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No Groundhog Day This Time?

Written By: Guy Schmitz, J.D., LL.M.


Is there anything worse than the Congressional ritual of letting temporary provisions expire and then resuscitating them, nominally retroactively? While the members of Congress undoubtedly trumpet their extender legislation as an accomplishment to save these important tax benefits, the fact was that the taxes that affect decisions on hiring and capital investment were uncertain for 11-plus months of the year, making the resurrection less of a boon to taxpayers than, say, if the tax situation had been clarified earlier in the year; many transactions simply cannot be completed in such a short time frame. This procedure left planners with little they could say to clients seeking their advice without hedging, fearful that just maybe this time a provision would not be extended. Practitioners became all too familiar with this recurrence, reminiscent of the movie Groundhog Day.


Escaping Eternal Recurrence

Things seemingly took another turn back in March, when Senate Finance chair decided that the ritual of letting temporary provisions expire only to resuscitate them retroactively was grating on taxpayers and their advisors, and that action should be taken early in the year. Unfortunately, the preliminary Extender bill was deferred by the Senate majority leader until after the November election. Just like every other year.


Following the election, the tax writers convened and reached a preliminary agreement that would have made 10 of the provisions permanent while reviving some 50 or so temporary provisions, giving them yet another lease on life. But then the Administration issued an executive order that deferred deportation proceedings on illegal and undocumented aliens. Republicans feared that such individuals would file for refundable child credits and earned income tax credits, the latter being an area identified as rampant with fraud; they withdrew their support for extension, expansion, or permanency of these provisions. With that came another event suggesting that this time the scenario would not be repeated: the threat of a presidential veto of any legislation that did not include these middle-class (and lower-class) tax benefits. And with that, the Congressional leaders called off the deal and planned to regroup before tackling the issue in December.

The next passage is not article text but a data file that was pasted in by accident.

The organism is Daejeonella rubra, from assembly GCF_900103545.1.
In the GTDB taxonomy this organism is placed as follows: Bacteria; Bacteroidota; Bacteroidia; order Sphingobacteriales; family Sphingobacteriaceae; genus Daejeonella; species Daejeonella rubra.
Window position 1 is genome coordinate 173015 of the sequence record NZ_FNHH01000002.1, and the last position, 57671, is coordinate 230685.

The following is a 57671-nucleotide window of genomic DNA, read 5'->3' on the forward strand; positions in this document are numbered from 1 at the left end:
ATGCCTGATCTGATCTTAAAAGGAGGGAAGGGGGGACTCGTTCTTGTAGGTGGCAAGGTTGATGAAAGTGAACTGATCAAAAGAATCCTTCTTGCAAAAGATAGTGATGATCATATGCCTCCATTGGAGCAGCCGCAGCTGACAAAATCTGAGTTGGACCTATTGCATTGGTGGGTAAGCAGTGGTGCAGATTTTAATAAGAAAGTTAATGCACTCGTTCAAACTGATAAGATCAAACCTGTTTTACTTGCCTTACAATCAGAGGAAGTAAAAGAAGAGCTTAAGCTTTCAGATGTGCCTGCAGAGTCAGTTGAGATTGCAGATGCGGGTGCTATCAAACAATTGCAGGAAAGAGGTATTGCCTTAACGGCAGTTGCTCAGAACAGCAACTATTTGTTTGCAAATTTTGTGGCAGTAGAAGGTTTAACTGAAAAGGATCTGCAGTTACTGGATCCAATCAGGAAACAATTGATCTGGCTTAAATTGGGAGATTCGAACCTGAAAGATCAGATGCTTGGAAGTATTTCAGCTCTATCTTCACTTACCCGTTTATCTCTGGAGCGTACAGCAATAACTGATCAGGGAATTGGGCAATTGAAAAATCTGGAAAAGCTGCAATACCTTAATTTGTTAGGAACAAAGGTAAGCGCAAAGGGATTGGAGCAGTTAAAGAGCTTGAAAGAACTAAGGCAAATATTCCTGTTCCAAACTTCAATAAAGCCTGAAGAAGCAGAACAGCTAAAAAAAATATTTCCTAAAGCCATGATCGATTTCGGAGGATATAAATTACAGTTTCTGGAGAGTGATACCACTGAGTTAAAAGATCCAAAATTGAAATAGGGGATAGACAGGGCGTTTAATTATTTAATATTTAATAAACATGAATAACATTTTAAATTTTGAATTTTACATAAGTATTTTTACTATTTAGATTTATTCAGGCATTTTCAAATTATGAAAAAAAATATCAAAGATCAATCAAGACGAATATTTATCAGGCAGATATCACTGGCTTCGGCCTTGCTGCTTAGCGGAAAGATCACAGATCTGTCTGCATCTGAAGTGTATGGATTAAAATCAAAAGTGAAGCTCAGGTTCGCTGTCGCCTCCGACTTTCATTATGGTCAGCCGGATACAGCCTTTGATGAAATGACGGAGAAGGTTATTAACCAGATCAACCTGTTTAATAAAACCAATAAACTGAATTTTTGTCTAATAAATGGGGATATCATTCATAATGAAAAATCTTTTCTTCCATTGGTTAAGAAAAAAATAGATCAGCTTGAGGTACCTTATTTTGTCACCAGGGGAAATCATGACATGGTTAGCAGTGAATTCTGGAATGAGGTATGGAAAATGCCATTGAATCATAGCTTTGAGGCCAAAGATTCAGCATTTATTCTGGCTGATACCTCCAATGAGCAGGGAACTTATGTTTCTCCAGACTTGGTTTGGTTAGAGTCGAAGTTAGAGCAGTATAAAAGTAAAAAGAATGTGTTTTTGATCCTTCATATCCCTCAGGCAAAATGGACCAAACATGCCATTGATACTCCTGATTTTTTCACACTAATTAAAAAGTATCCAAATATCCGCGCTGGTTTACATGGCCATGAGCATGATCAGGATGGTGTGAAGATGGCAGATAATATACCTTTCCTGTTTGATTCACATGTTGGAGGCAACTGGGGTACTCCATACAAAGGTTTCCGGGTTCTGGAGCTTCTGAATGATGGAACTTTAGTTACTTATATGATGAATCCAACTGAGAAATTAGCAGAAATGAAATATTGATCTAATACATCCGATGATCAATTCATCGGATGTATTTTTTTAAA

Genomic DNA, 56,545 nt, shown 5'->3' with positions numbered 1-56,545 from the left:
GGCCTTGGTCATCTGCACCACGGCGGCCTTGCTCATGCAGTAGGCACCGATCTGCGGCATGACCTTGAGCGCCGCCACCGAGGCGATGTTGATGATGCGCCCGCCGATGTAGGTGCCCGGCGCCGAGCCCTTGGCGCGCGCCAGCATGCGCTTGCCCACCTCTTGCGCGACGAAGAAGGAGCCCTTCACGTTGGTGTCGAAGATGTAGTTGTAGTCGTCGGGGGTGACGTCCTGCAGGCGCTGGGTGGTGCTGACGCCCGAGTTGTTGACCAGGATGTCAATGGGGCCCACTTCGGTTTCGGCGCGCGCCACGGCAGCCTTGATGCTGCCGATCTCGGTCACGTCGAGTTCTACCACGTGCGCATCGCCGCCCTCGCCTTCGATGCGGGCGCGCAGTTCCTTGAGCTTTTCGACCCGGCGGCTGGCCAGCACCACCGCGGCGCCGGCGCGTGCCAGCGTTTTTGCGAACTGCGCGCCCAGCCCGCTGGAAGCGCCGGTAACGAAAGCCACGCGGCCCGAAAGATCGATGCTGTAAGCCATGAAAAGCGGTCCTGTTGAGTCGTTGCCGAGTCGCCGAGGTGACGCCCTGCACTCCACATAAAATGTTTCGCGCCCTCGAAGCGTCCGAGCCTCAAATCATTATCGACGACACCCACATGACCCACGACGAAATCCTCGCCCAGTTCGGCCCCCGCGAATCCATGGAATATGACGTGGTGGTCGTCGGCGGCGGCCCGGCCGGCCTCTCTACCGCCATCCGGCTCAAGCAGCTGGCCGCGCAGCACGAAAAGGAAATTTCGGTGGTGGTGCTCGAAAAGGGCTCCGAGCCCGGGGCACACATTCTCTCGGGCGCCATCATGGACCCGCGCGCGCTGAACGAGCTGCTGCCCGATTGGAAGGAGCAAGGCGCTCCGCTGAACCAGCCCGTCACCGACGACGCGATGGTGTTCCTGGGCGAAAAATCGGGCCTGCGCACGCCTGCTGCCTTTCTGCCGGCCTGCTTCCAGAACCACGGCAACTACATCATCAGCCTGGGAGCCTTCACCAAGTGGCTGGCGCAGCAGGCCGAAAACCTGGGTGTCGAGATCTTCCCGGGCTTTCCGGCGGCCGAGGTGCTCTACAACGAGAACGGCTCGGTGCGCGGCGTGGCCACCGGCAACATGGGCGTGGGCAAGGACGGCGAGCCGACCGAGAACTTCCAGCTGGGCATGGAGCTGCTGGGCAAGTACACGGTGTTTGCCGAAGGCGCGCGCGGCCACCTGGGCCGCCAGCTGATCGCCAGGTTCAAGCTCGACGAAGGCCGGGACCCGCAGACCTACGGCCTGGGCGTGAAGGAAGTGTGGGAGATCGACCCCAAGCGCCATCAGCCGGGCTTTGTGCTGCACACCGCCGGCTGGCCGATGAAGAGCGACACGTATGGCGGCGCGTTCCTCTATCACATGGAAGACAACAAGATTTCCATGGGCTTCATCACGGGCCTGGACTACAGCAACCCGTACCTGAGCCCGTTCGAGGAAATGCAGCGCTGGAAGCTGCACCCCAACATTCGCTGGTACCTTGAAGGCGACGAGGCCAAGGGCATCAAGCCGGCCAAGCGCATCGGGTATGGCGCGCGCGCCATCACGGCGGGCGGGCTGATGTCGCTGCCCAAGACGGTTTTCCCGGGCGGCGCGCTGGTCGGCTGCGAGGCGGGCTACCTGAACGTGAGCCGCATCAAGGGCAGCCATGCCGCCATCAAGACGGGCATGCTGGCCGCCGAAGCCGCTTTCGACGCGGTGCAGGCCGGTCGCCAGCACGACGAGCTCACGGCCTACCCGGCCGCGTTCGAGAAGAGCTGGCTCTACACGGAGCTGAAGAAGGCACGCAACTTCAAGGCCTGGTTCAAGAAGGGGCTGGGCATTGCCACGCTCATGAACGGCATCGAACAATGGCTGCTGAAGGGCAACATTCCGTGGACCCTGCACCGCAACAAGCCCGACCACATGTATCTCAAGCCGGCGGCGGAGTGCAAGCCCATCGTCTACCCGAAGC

There is a greater chance than there has been over the past decade that some or all of these provisions will find their eternal rest. The Service had already indicated that the tax climate would most likely adversely affect the start of tax season, and the continuing delay in addressing extenders only further pushes the finalization of returns and the return processing software further into the future.


I Got You Babe

Insiders in Washington, however, believed that the Congress members would see their shadows and proclaim two more years of the cycle of expiration, political grandstanding, and the retroactive resurrection of the provisions with an extension through the end of 2015, but no change in status from temporary to permanent for any of the provisions (which, except for the education credit, have technically expired):

  • The research credit, simplified to make the credit permanent but also giving start-up businesses the ability to claim the credit against payroll taxes;
  • he enhanced §179 expensing;
  • The state and local sales tax deduction;
  • The American Opportunity Tax Credit, indexed to inflation after its renewal in 2018;
  • The employer-provided mass transit and parking benefits exclusion;
  • The reduced recognition period for built-in gains of S corporations;
  • The rules regarding basis adjustments to the stock of S corporations making charitable contributions of property;
  • The rule allowing some tax-free distributions from IRAs for charitable purposes;
  • The deduction for charitable contributions by individuals and corporations of real property interests for conservation purposes; and
  •  The deduction for charitable contributions of food inventory.


However, the legislation proposed on December 1, the Tax Increase Prevention Act of 2014, would only extend the provisions through the end of 2014 (rather than 2015, as in the Senate Finance initial markup). This means that the expired provisions will re-expire less than a month after being given new life (if enacted and not vetoed).


The new Congress claims it will take up tax reform in 2015. We’ll see about that. The indications are that this will be a donnybrook.

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